The airline returning to Tata also translates into the brand being handled with care and efficiency, often synonymous with the group. The severe trust deficit among customers is also expected to be repaired.

The co-founder of iconic Indian design firm Ray and Keshavan, Sujata Keshavan, believes that Tata’s management will be able to run Air India more competently and efficiently and raise the airlines standards to match the expectations of today’s international traveller.

“The Air India brand comes with an impressive legacy and name recognition that takes years to build. It has enormous potential to be reinvented and revitalised," says Keshavan, who is now the founder of Varana, a London-based fashion house. With good execution, Air India has the potential "to become a great Indian super brand, comparable to the world’s best."

Scripting The Maharajah's grand comeback
Despite the call for an overhaul, there has been a clear consensus on retaining Air India’s much-loved mascot—the ‘Maharajah’. Created in the 1940s by the legendary marketing man and Air India's commercial director Bobby Kooka, the Maharajah remains one of India’s most recognisable and loved mascots. This portly figure in regal garb has held a special place in the hearts of the country's citizens for years.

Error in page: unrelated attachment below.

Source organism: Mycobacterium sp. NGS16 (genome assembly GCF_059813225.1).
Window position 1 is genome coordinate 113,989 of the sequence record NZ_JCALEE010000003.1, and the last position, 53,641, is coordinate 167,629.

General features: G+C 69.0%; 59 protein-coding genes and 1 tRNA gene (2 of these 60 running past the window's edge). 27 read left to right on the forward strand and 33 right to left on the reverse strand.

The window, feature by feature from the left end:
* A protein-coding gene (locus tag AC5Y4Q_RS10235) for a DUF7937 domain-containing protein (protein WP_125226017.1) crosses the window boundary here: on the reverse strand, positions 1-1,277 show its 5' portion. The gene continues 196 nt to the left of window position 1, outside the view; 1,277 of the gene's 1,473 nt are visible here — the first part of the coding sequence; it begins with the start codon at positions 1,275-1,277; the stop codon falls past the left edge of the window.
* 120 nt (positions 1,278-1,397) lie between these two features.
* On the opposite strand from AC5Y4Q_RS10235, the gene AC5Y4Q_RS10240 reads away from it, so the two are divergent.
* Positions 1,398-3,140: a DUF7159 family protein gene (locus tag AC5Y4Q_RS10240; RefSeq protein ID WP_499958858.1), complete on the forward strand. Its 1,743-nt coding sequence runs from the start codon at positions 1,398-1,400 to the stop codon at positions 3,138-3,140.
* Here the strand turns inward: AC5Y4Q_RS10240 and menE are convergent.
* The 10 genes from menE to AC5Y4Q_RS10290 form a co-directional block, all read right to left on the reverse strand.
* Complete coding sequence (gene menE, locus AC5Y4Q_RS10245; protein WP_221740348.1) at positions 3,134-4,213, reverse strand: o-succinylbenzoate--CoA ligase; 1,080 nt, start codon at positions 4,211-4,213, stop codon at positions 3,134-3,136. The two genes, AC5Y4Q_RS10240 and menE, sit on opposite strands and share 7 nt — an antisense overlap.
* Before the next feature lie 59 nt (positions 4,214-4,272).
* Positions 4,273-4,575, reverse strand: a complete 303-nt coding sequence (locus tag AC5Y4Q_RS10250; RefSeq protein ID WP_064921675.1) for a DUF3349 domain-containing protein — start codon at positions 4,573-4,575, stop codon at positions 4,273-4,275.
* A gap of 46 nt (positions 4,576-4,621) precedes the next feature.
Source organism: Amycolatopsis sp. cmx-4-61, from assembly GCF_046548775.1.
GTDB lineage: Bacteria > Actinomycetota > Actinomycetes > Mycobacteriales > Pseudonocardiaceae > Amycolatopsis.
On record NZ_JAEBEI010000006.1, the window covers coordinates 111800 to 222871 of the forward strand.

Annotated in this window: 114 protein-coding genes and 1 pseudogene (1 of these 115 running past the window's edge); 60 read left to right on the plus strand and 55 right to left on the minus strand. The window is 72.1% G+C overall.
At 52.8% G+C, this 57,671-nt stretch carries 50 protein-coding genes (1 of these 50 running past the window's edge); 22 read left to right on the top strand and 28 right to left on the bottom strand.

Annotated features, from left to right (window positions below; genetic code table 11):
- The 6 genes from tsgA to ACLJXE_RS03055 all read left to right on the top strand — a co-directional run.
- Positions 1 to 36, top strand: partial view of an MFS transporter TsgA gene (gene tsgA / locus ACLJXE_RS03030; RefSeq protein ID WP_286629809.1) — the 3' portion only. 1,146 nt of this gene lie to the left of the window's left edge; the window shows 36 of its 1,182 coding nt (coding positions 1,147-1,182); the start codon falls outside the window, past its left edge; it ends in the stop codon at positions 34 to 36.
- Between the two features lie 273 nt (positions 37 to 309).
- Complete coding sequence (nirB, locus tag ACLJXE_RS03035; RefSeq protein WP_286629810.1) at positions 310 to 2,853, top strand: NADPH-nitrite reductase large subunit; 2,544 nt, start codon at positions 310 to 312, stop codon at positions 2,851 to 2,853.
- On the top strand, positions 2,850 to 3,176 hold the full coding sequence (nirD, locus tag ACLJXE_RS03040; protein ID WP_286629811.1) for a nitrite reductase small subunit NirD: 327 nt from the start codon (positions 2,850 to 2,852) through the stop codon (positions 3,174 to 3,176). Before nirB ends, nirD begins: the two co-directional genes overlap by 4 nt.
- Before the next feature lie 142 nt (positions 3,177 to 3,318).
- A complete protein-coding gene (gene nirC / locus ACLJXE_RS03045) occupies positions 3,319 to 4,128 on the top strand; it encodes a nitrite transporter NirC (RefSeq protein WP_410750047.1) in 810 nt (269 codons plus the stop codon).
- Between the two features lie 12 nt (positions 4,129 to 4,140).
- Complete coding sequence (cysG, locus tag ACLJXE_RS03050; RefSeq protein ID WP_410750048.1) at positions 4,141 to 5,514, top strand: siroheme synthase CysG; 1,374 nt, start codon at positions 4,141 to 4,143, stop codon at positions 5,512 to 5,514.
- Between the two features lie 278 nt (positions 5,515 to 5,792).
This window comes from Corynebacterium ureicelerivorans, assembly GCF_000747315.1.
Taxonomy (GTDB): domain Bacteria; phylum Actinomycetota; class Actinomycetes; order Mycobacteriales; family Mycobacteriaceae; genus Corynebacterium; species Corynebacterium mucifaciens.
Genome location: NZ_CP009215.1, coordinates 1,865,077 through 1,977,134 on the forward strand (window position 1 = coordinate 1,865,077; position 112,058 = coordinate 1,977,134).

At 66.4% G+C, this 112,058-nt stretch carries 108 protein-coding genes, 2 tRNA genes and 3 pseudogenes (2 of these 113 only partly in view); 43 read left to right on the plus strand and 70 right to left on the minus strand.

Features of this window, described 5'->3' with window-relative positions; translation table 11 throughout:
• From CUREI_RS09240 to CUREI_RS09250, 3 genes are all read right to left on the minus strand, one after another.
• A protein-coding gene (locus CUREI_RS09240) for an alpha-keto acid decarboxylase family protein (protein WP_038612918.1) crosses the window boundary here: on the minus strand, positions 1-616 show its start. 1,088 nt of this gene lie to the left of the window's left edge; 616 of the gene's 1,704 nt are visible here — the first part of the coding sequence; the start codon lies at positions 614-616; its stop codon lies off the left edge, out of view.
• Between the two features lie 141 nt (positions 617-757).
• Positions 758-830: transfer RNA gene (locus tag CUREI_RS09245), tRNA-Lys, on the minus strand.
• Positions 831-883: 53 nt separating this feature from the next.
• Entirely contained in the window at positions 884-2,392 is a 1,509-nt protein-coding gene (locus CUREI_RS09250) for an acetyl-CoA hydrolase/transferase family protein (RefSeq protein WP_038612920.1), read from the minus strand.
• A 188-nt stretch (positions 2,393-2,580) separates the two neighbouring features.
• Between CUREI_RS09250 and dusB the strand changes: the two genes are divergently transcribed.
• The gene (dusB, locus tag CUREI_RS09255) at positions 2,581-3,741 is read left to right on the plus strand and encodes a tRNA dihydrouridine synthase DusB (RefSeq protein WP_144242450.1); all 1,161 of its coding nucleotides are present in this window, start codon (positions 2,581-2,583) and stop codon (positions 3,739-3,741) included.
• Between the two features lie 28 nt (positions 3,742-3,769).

“We all grew up with the Maharajah and it’s an iconic brand known for treating his guests like royalty. The welcoming Maharajah was a memorable and charming mascot. They must retain it. It is unique to India’s history,” says Raj Nayak, founder of House of Cheer.

At the time of brand changeover, contemporising it is always a good idea, says Bobby Pawar, chairman and chief creative officer, Havas Group India. Though he is quick to add that Air India is a national carrier so there’s a pride attached to it from its own staff as well as citizens and that sentiment needs to be handled preciously and delicately.